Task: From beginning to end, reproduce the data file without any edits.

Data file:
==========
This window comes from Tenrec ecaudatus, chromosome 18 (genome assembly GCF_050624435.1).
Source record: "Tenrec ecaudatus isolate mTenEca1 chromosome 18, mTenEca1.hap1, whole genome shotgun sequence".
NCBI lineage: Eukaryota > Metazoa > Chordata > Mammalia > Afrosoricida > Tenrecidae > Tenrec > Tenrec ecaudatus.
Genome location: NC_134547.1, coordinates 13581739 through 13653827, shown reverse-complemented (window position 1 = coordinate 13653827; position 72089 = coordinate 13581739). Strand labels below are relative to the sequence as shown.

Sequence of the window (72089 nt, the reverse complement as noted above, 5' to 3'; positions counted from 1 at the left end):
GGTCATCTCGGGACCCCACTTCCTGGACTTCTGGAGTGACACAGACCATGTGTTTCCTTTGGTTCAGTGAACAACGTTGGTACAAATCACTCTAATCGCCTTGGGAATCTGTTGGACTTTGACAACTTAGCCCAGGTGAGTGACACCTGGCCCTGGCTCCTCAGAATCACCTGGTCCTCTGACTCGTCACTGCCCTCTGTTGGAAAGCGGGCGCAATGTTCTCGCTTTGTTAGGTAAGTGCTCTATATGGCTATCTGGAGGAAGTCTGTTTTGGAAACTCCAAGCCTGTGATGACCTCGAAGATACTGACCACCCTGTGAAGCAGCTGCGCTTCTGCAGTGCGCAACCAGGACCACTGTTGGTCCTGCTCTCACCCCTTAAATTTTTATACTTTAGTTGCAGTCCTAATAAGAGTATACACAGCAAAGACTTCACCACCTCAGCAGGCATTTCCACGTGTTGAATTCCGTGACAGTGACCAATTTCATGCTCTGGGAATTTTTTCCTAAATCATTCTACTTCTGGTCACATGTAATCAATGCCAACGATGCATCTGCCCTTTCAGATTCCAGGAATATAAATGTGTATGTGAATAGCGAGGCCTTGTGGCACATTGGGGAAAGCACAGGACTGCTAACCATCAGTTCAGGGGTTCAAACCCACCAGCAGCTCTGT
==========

This window comes from Tenrec ecaudatus, chromosome 18 (genome assembly GCF_050624435.1).
Source record: "Tenrec ecaudatus isolate mTenEca1 chromosome 18, mTenEca1.hap1, whole genome shotgun sequence".
NCBI lineage: Eukaryota > Metazoa > Chordata > Mammalia > Afrosoricida > Tenrecidae > Tenrec > Tenrec ecaudatus.
Genome location: NC_134547.1, coordinates 13581739 through 13653827, shown reverse-complemented (window position 1 = coordinate 13653827; position 72089 = coordinate 13581739). Strand labels below are relative to the sequence as shown.

Sequence of the window (72089 nt, the reverse complement as noted above, 5' to 3'; positions counted from 1 at the left end):
GGTCATCTCGGGACCCCACTTCCTGGACTTCTGGAGTGACACAGACCATGTGTTTCCTTTGGTTCAGTGAACAACGTTGGTACAAATCACTCTAATCGCCTTGGGAATCTGTTGGACTTTGACAACTTAGCCCAGGTGAGTGACACCTGGCCCTGGCTCCTCAGAATCACCTGGTCCTCTGACTCGTCACTGCCCTCTGTTGGAAAGCGGGCGCAATGTTCTCGCTTTGTTAGGTAAGTGCTCTATATGGCTATCTGGAGGAAGTCTGTTTTGGAAACTCCAAGCCTGTGATGACCTCGAAGATACTGACCACCCTGTGAAGCAGCTGCGCTTCTGCAGTGCGCAACCAGGACCACTGTTGGTCCTGCTCTCACCCCTTAAATTTTTATACTTTAGTTGCAGTCCTAATAAGAGTATACACAGCAAAGACTTCACCACCTCAGCAGGCATTTCCACGTGTTGAATTCCGTGACAGTGACCAATTTCATGCTCTGGGAATTTTTTCCTAAATCATTCTACTTCTGGTCACATGTAATCAATGCCAACGATGCATCTGCCCTTTCAGATTCCAGGAATATAAATGTGTATGTGAATAGCGAGGCCTTGTGGCACATTGGGGAAAGCACAGGACTGCTAACCATCAGTTCAGGGGTTCAAACCCACCAGCAGCTCTGT